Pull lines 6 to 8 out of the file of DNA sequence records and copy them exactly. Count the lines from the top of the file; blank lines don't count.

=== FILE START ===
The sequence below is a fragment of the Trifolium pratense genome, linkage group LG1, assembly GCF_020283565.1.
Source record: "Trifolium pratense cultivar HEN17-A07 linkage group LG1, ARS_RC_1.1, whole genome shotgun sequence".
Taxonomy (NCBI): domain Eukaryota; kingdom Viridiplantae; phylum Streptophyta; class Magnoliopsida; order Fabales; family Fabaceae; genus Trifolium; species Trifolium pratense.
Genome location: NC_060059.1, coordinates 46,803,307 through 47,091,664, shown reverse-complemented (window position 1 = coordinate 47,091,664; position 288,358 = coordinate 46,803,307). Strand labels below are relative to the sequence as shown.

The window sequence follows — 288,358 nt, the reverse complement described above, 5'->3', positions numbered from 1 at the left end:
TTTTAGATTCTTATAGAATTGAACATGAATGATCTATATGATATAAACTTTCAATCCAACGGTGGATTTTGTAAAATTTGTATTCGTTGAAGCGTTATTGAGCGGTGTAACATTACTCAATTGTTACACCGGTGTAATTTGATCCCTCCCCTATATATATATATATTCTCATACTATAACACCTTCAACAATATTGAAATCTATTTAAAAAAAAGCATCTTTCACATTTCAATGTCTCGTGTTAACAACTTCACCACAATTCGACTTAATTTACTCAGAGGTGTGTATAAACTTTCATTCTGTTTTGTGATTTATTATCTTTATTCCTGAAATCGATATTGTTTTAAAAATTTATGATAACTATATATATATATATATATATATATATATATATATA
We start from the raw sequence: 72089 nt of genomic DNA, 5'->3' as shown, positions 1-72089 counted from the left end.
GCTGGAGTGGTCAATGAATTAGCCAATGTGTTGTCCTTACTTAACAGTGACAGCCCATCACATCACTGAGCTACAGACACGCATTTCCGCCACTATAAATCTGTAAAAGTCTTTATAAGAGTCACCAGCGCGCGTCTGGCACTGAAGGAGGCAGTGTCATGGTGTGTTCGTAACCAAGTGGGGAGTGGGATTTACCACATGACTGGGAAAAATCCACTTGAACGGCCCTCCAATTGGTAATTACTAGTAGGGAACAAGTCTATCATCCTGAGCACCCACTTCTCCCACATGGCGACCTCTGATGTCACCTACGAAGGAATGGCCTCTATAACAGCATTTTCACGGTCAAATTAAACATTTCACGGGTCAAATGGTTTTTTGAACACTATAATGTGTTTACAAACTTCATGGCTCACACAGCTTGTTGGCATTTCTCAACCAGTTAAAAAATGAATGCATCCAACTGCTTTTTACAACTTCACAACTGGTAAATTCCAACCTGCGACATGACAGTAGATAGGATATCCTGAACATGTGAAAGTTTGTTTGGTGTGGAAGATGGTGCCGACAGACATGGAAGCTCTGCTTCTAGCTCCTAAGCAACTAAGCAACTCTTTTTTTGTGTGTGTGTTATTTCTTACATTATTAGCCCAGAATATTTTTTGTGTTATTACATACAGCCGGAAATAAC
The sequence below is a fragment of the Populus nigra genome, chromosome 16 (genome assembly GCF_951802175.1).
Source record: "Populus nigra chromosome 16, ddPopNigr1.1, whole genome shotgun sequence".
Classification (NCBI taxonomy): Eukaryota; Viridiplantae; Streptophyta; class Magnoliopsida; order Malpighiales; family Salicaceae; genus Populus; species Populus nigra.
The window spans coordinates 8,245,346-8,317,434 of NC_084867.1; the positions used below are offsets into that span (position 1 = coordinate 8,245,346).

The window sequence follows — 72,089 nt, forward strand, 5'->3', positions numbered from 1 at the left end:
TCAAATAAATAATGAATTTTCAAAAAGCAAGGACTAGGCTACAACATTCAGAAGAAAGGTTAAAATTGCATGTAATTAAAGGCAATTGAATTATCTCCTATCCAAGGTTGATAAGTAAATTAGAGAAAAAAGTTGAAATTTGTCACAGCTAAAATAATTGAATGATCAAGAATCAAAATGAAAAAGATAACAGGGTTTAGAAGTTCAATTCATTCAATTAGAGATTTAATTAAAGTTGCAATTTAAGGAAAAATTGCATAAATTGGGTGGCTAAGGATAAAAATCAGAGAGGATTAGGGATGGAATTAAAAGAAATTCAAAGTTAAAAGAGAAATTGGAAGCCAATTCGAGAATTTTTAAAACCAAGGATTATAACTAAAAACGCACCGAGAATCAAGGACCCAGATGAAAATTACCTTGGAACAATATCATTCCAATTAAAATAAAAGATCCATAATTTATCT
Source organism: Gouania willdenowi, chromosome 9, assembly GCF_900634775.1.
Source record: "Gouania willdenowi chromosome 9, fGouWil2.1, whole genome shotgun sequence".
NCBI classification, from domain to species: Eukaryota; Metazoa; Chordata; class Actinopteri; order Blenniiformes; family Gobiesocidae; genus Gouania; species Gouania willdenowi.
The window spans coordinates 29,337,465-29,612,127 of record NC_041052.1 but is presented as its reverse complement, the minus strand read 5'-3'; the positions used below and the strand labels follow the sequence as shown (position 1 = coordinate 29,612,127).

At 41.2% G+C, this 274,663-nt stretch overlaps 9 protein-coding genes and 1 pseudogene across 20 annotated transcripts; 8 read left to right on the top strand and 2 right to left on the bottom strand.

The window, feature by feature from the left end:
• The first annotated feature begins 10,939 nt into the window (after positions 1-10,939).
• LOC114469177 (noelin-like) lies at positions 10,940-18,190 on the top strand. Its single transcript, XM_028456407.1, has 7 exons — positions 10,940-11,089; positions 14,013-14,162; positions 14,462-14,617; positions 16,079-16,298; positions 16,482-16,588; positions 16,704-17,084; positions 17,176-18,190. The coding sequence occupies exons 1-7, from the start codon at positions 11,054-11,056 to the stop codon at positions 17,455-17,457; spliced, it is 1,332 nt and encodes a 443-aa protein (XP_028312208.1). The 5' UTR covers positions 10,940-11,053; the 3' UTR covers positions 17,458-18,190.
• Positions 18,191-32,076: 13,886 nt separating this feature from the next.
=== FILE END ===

TTTTAGATTCTTATAGAATTGAACATGAATGATCTATATGATATAAACTTTCAATCCAACGGTGGATTTTGTAAAATTTGTATTCGTTGAAGCGTTATTGAGCGGTGTAACATTACTCAATTGTTACACCGGTGTAATTTGATCCCTCCCCTATATATATATATATTCTCATACTATAACACCTTCAACAATATTGAAATCTATTTAAAAAAAAGCATCTTTCACATTTCAATGTCTCGTGTTAACAACTTCACCACAATTCGACTTAATTTACTCAGAGGTGTGTATAAACTTTCATTCTGTTTTGTGATTTATTATCTTTATTCCTGAAATCGATATTGTTTTAAAAATTTATGATAACTATATATATATATATATATATATATATATATATATA
We start from the raw sequence: 72089 nt of genomic DNA, 5'->3' as shown, positions 1-72089 counted from the left end.
GCTGGAGTGGTCAATGAATTAGCCAATGTGTTGTCCTTACTTAACAGTGACAGCCCATCACATCACTGAGCTACAGACACGCATTTCCGCCACTATAAATCTGTAAAAGTCTTTATAAGAGTCACCAGCGCGCGTCTGGCACTGAAGGAGGCAGTGTCATGGTGTGTTCGTAACCAAGTGGGGAGTGGGATTTACCACATGACTGGGAAAAATCCACTTGAACGGCCCTCCAATTGGTAATTACTAGTAGGGAACAAGTCTATCATCCTGAGCACCCACTTCTCCCACATGGCGACCTCTGATGTCACCTACGAAGGAATGGCCTCTATAACAGCATTTTCACGGTCAAATTAAACATTTCACGGGTCAAATGGTTTTTTGAACACTATAATGTGTTTACAAACTTCATGGCTCACACAGCTTGTTGGCATTTCTCAACCAGTTAAAAAATGAATGCATCCAACTGCTTTTTACAACTTCACAACTGGTAAATTCCAACCTGCGACATGACAGTAGATAGGATATCCTGAACATGTGAAAGTTTGTTTGGTGTGGAAGATGGTGCCGACAGACATGGAAGCTCTGCTTCTAGCTCCTAAGCAACTAAGCAACTCTTTTTTTGTGTGTGTGTTATTTCTTACATTATTAGCCCAGAATATTTTTTGTGTTATTACATACAGCCGGAAATAAC